One of the more bizarre effects the COVID-19 virus is its ability to alter one’s sense of smell, and by association, taste. Many have reported a complete loss of smell and taste, at least temporarily. Others have had only certain smells and tastes be negatively altered. One of the more common smells impacted by COVID is that of coffee. Many individuals have claimed that post-infection, coffee smelled terrible, some saying it was similar to rotting meat, other saying it was akin to garbage.

But now, scientists may have figured out what is causing otherwise pleasant smells to go bad.

As reported by The Guardian, the new research was published recently in the journal Communications Medicine and sought to find causes for parosmia, the condition that causes “disturbances” in a person’s sense of smell. (The initial partial of full loss of the sense of smell is call anosmia.) Performed by Jane K. Parker and Christine E. Kelly of the University of Reading’s School of Chemistry, Food, and Pharmacy as well as Simon. B. Gane of the University College London Hospital, the study looked for “trigger molecules” that trigger parosmia.

To do this, they looked at the chemical compounds in coffee—one of the more common aromas affected by parosmia—to find the culprit. “Trapping the aroma of coffee,” researchers were able to single out various chemical compounds for folks with parosmia to assess. They found a total of 15 different compounds that triggered parosmia in the volunteers, but the leading culprit was a chemical called 2-furanmethanethiol.

Of the 29 volunteers with parosmia who took part in the study, 20 identified 2-furanmethanethiol as having a horrible smell. One theory why this particular compound is so impactful is because it has an “exceptionally low threshold for being detected,” meaning that it may be one of the first compounds a person’s nose picks up when after COVID-related anosmia.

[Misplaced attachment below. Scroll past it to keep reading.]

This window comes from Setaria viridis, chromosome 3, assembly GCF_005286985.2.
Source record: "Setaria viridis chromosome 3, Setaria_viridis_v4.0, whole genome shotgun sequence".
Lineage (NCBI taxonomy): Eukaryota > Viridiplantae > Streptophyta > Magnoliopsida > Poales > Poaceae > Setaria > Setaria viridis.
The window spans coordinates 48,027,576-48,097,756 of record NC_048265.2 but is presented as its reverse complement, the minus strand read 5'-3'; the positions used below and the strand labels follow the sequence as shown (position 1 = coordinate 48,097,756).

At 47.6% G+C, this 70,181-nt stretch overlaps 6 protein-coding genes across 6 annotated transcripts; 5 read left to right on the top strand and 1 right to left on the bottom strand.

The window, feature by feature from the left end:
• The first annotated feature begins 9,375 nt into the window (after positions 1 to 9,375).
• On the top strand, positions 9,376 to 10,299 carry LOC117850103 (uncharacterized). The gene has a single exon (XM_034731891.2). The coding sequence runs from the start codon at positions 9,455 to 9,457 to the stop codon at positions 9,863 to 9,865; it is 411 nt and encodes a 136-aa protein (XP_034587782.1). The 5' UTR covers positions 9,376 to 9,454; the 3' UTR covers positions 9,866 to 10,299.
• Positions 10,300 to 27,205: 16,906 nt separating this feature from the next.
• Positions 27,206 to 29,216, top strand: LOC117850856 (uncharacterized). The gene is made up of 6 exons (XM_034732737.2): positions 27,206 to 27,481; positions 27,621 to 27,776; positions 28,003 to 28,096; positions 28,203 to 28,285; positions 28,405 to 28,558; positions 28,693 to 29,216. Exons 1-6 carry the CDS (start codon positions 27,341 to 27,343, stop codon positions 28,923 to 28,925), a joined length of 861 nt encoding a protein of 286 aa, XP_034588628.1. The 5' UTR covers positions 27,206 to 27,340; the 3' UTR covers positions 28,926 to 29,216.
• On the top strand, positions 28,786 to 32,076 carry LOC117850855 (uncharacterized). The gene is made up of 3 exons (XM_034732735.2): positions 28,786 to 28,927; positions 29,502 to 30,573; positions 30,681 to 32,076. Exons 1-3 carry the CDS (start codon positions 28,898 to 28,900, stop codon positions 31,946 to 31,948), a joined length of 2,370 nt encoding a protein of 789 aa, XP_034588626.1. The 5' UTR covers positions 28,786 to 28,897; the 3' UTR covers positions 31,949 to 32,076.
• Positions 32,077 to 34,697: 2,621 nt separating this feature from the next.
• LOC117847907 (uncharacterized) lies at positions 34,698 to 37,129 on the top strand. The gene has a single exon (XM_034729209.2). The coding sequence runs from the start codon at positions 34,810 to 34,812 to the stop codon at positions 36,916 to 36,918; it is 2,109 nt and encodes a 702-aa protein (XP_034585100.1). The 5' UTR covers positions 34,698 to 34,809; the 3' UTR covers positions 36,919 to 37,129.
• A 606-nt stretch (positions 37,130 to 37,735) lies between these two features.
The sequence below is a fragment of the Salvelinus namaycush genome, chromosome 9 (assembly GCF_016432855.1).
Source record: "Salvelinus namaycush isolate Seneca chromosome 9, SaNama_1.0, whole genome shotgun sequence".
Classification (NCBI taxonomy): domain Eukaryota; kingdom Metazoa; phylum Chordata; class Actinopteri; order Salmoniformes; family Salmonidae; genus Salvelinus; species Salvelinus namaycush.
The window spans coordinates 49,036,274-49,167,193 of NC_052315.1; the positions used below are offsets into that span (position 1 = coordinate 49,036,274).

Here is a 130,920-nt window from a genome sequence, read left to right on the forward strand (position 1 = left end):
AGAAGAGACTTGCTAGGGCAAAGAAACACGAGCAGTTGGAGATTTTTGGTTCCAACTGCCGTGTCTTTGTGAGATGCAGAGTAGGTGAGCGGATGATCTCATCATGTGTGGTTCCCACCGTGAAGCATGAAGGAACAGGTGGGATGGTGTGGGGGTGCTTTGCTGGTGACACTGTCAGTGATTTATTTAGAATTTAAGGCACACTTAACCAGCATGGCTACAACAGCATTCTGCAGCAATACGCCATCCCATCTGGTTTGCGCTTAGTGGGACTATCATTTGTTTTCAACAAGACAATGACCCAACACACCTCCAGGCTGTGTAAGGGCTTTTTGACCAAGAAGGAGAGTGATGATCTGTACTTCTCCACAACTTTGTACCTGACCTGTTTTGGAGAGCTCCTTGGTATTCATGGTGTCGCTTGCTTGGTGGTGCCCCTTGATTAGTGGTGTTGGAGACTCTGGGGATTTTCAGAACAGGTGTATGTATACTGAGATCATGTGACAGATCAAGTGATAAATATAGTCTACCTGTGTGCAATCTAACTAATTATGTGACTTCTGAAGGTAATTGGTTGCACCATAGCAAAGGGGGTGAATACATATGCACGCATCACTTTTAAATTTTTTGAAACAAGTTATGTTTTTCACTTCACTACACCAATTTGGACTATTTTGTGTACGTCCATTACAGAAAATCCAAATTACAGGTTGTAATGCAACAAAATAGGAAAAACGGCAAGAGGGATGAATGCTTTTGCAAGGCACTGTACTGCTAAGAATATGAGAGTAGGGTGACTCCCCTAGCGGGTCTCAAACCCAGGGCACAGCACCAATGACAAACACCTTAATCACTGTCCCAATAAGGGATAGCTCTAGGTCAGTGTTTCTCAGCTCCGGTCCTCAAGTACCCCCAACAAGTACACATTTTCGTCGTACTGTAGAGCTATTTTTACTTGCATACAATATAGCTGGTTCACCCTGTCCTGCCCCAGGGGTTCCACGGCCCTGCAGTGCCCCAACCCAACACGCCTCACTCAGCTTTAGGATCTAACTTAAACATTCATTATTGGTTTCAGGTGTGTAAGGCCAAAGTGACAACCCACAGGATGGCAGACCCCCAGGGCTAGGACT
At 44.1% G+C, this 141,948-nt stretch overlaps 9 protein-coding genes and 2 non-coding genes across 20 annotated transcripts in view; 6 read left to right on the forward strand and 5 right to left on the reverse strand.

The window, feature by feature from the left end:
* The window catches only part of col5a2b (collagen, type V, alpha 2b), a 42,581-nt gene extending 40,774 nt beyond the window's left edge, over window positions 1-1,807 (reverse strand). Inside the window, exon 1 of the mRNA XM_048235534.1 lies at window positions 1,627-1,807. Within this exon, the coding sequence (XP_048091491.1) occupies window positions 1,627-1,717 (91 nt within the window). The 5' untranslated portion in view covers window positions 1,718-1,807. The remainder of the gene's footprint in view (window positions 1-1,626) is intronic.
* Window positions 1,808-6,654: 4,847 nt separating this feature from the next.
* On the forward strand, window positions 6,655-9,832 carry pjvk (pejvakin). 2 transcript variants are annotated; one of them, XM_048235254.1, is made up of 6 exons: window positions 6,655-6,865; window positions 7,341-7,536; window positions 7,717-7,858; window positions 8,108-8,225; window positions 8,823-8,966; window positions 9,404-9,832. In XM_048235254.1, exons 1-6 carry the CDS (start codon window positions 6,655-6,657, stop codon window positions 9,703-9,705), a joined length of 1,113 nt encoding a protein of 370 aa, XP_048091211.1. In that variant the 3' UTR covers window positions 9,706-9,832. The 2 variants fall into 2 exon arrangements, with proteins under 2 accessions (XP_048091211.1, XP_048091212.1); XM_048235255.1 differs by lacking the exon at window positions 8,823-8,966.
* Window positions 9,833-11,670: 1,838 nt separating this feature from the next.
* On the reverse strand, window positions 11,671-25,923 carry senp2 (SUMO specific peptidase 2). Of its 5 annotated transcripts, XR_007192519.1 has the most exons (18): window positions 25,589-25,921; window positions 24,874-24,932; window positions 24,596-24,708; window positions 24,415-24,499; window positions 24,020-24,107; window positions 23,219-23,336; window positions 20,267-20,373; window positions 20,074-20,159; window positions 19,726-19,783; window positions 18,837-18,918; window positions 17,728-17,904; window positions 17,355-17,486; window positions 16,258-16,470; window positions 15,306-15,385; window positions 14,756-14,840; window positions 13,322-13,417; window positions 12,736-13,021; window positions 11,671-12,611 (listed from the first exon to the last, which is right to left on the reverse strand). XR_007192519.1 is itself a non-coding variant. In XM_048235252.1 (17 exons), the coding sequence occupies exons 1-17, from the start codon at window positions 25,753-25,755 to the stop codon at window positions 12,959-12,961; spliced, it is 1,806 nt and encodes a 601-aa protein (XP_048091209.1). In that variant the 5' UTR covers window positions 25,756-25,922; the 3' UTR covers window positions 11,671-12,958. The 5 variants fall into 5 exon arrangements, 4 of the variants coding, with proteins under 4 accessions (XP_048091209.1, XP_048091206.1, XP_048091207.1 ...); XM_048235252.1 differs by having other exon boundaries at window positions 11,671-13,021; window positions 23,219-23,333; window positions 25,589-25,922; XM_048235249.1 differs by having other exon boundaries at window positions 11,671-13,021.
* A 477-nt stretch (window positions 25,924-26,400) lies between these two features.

And while the trigger for parosmia appears to have been determined, the inner workings of why these compounds have this effect remains unknown. Dr. Parker suggests that the brain is somehow mis-categorizing the smell:

This is solid evidence that it’s not “all in the head,” and that the sense of disgust can be related to the compounds in the distorted foods. The central nervous system is certainly involved as well in interpreting the signals that it receives from the nose.

But still, with the new findings on 2-furanmethanethiol, researchers “now know this has to be something to do with the nerves and their receptors because that’s how these molecules are detected,” per Dr. Gane.

So I guess if we as a society have collectively said fuck it, we can’t be bothered to try and get ahead of a lethal but easily preventable virus, at least maybe we can figure out how to keep it from having our coffee taste so bad. Is it a fair trade? No. But will I take it as a consolation prize? Also no. Wear masks, get vaccinated, and we can all get back to coffee tasting bad because you made it wrong.

Zac Cadwalader is the managing editor at Sprudge Media Network and a staff writer based in Dallas. Read more Zac Cadwalader on Sprudge.

Nose mug by Rafael Cacharro Muciño